I ordered the Tatanka burger, which is exactly what it says, a buffalo burger. It was just a meat patty, no seasonings in it at all. I much prefer the mild taste of buffalo to that of beef, so that was fine, especially after I added mustard, tomato, lettuce, and even the dill pickles! Buffalo is a very lean meat and can be quite dry if not cooked slowly. This burger while not juicy was quite moist. I was very happy with it! I decided to get sweet potato fries with it and their portion was positively unAmerican, small enough that I ate them all! The meal came to a ridiculous $10, plus a $2 tip! Do you know how much I have to pay to have buffalo in Saskatchewan?! And if someone had told me a few years ago that I would know anything about buffalo meat, I would have laughed!

I’m off to research Old Faithful and figure out roughly where I want to be tomorrow night. I would really rather not pay for a room again since I’ll need to take one over the weekend, so I may have to drive a bit. I have the room till 11:00, but will likely head out around 9:00, just in case there are detours to get to Old Faithful.

Oh, and it started sleeting the second I walked into my hotel room. Am I glad to be here and that I didn’t have to walk from restaurant in that mess!


Haven to Billings, MT

I was up quite late this morning, almost 8:00. I made and had coffee, then went out to winterize the water system.  That done, I finished packing the truck. It was then time to go to the post office. My cheque had finally arrived! There was also a new SK health card giving me permission to be out of the province till May 31st, 2015. So that’s my return by date!

I came in and did some banking stuff, called SaskTel to suspend service (need to wait till I have US service to do that since they can’t postdate it), and called my mother to let her know that I was heading out. I then did the final swing around the property, putting away the garbage barrel and propane tank, reading the metre, putting away the power cord, etc.

I made a set of keys for Caroline and was halfway to her place when I realised I had forgotten something important: PILLOWS! I went back and grabbed then, then went to C&C’s. They are away this week, so there were no goodbyes. Caroline had told me where to leave keys and I did so with note informing her that I only have one house key (really?!) so to please not lose it. I can get back in through the cab when I get back. 🙂

It was 11:30 when I pulled out of Haven and I was at the border by 12:15. I crossed at Opheim, MT. There had been big changes since I was there in April; CDN customs now has a shiny new building and the US has a new scanner thing that I drove through too quickly… Oops. The customs official was super nice about it and told me to just circle around the building and try it again. I was mortified!

We had a nice chat while two other officers poked through what I had in the bed of the truck. We talked about my job, why I picked Mazatlan, my hamlet, and my planned route and meetups while in the US. He was kind beyond words and just when I was thinking, “This is going too well. Secondary inspection, here I come!” he said, “Drive safe and have a wonderful winter. Exit’s that way.” Wow!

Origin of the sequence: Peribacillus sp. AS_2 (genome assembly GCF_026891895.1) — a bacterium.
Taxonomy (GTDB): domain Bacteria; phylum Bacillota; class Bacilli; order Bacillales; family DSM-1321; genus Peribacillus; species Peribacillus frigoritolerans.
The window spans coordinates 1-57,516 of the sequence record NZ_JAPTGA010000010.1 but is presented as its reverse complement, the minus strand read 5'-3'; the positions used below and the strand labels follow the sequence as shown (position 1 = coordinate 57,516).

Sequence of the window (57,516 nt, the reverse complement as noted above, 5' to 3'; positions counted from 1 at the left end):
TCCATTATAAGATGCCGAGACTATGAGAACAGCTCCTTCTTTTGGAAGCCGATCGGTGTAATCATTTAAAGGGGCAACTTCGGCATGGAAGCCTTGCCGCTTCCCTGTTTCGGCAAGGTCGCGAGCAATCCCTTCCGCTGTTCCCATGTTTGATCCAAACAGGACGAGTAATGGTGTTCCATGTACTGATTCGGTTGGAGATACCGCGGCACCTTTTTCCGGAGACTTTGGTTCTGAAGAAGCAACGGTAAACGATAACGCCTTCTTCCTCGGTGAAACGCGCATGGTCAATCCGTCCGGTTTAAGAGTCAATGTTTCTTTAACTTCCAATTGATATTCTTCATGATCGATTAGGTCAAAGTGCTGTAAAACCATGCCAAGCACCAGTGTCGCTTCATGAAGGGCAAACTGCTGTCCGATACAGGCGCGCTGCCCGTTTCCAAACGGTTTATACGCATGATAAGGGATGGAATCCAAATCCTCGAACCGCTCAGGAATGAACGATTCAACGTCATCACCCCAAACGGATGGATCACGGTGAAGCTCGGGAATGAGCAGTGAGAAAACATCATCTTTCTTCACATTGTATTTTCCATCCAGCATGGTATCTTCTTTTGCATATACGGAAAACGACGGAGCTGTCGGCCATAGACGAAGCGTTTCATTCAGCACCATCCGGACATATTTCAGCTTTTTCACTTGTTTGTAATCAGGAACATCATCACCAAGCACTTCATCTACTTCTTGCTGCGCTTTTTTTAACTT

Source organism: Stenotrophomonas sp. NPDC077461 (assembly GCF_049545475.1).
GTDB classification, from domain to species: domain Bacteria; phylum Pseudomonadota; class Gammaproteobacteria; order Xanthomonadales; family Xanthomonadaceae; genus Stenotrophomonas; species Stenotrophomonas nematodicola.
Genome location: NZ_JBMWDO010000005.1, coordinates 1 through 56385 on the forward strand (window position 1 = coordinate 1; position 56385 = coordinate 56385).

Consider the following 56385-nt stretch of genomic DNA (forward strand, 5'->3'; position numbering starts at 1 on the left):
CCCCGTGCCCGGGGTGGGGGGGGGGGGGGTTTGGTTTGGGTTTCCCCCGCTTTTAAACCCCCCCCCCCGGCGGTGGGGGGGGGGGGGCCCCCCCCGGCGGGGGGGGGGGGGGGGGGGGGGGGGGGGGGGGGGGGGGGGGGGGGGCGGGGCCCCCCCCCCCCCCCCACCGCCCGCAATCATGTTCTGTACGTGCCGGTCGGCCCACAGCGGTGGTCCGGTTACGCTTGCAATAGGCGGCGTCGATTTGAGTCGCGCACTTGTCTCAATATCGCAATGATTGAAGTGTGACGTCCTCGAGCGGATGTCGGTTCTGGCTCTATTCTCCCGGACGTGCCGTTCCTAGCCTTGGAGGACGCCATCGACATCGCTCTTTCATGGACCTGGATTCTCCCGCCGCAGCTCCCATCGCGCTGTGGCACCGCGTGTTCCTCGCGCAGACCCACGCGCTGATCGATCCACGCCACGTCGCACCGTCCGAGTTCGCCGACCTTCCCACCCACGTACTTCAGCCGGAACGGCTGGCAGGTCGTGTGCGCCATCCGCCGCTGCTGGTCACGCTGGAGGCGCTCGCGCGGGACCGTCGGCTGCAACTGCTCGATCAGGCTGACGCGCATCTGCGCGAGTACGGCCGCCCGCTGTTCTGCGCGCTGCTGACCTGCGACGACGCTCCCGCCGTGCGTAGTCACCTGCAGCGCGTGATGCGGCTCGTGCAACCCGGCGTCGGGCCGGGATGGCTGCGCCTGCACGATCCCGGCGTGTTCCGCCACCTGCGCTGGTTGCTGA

From the border, it was about an hour to Glasgow, the only sizable community between Haven and Billings. As is normal for me on departure day, I’d left on an empty stomach. The stress of the border behind me, I was ready for lunch. I’d done my research into some yummy, quick, and filling and headed to Flip Burger, formerly Quick & Tasty. I had a (veggie) burger my first night in the original Glasgow, so I think my choice was appropriate. 🙂 The burger was great and made exactly to order, no stock toppings. I had cheese, bacon, tomato, mustard, and relish. Service was great and pretty quick.

Quick&Tasty in Glasglow.

Quick&Tasty in Glasglow.

From Glasgow, I continued my European tour by stopping in Malta (ha!) for gas. $3.41! Wow!

After Malta, there was just… land. If I felt so isolated and overwhelmed by the open country around me flying down the highway at 70 miles per hour, imagine how it must have felt to the pioneers trekking across it on foot!

My ETA for Billings was 6:00 and I drove straight through from Malta. I decided to land at a Walmart and from there find a suitable place for overnighting. Because I sleep in my truck, I am not going to share the place I found, but it’s perfect and was the first location I scouted. I’m getting good at this!

Heading into mountains.

Heading into mountains.

I went into the Walmart and came out with an AT&T SIM card with 2.5GB of data, all for $70. I forgot to pack a paperclip, so until I get my hands on one, I can’t set up the phone. Who comes up with these designs?! I have to go back to Walmart for an oil change tomorrow, so I’ll go back to the tech desk and see if they one I can borrow.